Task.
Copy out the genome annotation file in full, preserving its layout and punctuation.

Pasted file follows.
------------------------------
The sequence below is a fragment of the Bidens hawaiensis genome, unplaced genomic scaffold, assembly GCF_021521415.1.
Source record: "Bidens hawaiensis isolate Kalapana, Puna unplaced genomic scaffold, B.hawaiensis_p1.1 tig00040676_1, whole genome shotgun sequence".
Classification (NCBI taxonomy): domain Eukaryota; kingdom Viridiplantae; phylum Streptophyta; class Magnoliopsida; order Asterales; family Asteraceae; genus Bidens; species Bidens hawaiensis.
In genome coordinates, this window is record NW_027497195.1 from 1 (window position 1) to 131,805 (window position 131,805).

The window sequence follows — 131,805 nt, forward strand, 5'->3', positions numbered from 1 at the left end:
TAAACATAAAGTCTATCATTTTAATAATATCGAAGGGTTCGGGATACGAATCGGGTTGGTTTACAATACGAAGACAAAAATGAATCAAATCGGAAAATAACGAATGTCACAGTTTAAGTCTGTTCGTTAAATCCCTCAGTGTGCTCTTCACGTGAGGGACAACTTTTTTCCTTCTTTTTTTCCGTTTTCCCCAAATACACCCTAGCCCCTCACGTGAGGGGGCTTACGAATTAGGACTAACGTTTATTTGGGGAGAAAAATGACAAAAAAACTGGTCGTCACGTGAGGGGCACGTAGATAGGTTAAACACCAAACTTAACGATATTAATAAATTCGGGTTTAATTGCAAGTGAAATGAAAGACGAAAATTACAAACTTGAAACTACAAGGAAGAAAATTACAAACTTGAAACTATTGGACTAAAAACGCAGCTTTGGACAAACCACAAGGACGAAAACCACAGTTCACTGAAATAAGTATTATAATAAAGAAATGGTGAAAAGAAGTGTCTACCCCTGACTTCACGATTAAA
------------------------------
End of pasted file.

The sequence below is a fragment of the Bidens hawaiensis genome, unplaced genomic scaffold, assembly GCF_021521415.1.
Source record: "Bidens hawaiensis isolate Kalapana, Puna unplaced genomic scaffold, B.hawaiensis_p1.1 tig00040676_1, whole genome shotgun sequence".
Classification (NCBI taxonomy): domain Eukaryota; kingdom Viridiplantae; phylum Streptophyta; class Magnoliopsida; order Asterales; family Asteraceae; genus Bidens; species Bidens hawaiensis.
In genome coordinates, this window is record NW_027497195.1 from 1 (window position 1) to 131,805 (window position 131,805).

The window sequence follows — 131,805 nt, forward strand, 5'->3', positions numbered from 1 at the left end:
TAAACATAAAGTCTATCATTTTAATAATATCGAAGGGTTCGGGATACGAATCGGGTTGGTTTACAATACGAAGACAAAAATGAATCAAATCGGAAAATAACGAATGTCACAGTTTAAGTCTGTTCGTTAAATCCCTCAGTGTGCTCTTCACGTGAGGGACAACTTTTTTCCTTCTTTTTTTCCGTTTTCCCCAAATACACCCTAGCCCCTCACGTGAGGGGGCTTACGAATTAGGACTAACGTTTATTTGGGGAGAAAAATGACAAAAAAACTGGTCGTCACGTGAGGGGCACGTAGATAGGTTAAACACCAAACTTAACGATATTAATAAATTCGGGTTTAATTGCAAGTGAAATGAAAGACGAAAATTACAAACTTGAAACTACAAGGAAGAAAATTACAAACTTGAAACTATTGGACTAAAAACGCAGCTTTGGACAAACCACAAGGACGAAAACCACAGTTCACTGAAATAAGTATTATAATAAAGAAATGGTGAAAAGAAGTGTCTACCCCTGACTTCACGATTAAA